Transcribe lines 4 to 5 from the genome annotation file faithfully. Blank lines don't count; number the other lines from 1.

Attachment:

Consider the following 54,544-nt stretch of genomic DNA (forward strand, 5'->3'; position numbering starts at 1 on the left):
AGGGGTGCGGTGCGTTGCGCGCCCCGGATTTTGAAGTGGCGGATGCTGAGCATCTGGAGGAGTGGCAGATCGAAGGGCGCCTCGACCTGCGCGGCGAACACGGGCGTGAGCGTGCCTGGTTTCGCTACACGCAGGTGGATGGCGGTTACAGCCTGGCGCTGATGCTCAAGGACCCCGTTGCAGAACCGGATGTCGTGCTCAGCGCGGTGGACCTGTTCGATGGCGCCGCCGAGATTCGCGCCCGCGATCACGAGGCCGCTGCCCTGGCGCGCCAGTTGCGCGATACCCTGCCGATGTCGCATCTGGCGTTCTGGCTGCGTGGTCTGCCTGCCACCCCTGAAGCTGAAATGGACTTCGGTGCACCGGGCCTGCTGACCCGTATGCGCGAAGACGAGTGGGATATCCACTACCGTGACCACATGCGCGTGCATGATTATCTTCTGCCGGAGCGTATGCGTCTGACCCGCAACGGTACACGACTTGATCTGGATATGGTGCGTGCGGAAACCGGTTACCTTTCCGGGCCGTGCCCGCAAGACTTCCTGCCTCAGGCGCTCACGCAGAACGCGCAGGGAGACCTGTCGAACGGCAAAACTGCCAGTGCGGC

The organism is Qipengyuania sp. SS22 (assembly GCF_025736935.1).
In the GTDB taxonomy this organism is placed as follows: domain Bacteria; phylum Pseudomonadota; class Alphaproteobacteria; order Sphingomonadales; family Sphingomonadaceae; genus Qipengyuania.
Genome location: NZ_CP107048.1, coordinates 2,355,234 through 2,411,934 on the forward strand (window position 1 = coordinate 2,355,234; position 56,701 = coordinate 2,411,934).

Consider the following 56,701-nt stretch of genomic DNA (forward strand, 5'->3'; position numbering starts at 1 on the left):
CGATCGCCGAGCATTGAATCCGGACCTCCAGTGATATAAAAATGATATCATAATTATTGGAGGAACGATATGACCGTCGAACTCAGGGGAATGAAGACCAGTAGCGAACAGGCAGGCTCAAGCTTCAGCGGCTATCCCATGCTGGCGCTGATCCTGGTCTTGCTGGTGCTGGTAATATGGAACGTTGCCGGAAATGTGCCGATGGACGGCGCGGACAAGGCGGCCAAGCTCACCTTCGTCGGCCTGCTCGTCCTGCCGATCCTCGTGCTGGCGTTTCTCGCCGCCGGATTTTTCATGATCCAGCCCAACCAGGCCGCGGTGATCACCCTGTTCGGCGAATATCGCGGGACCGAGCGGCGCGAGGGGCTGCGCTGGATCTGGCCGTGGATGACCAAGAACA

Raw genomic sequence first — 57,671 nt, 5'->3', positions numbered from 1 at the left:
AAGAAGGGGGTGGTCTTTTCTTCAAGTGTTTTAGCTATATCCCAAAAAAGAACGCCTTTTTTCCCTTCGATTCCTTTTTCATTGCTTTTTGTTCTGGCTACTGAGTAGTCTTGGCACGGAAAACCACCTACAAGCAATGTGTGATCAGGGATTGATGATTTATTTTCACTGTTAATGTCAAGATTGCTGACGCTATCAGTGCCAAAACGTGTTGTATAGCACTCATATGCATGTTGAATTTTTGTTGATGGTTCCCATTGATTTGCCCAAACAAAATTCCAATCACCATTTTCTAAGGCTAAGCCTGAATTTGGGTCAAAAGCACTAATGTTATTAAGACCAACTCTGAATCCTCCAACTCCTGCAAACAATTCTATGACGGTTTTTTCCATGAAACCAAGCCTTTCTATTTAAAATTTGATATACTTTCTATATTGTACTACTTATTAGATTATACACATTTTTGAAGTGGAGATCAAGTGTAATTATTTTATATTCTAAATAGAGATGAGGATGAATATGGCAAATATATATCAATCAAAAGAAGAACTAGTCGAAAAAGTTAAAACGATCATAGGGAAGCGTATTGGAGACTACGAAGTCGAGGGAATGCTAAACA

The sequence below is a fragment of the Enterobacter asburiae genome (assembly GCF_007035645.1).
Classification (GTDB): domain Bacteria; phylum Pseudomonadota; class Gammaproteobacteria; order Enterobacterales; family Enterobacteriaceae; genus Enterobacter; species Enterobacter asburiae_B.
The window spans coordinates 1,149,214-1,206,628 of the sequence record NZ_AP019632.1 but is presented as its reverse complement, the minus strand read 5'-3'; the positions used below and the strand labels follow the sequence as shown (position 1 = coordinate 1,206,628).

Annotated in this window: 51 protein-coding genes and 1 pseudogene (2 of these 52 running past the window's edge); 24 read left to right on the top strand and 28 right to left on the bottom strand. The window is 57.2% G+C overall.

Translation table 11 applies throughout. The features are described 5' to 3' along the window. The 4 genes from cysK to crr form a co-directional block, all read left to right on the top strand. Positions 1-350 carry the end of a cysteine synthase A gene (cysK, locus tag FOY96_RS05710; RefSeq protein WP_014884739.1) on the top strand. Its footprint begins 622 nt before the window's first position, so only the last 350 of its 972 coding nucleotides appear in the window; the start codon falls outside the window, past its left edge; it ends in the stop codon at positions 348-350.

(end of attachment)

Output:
In the GTDB taxonomy this organism is placed as follows: domain Bacteria; phylum Pseudomonadota; class Alphaproteobacteria; order Sphingomonadales; family Sphingomonadaceae; genus Qipengyuania.
Genome location: NZ_CP107048.1, coordinates 2,355,234 through 2,411,934 on the forward strand (window position 1 = coordinate 2,355,234; position 56,701 = coordinate 2,411,934).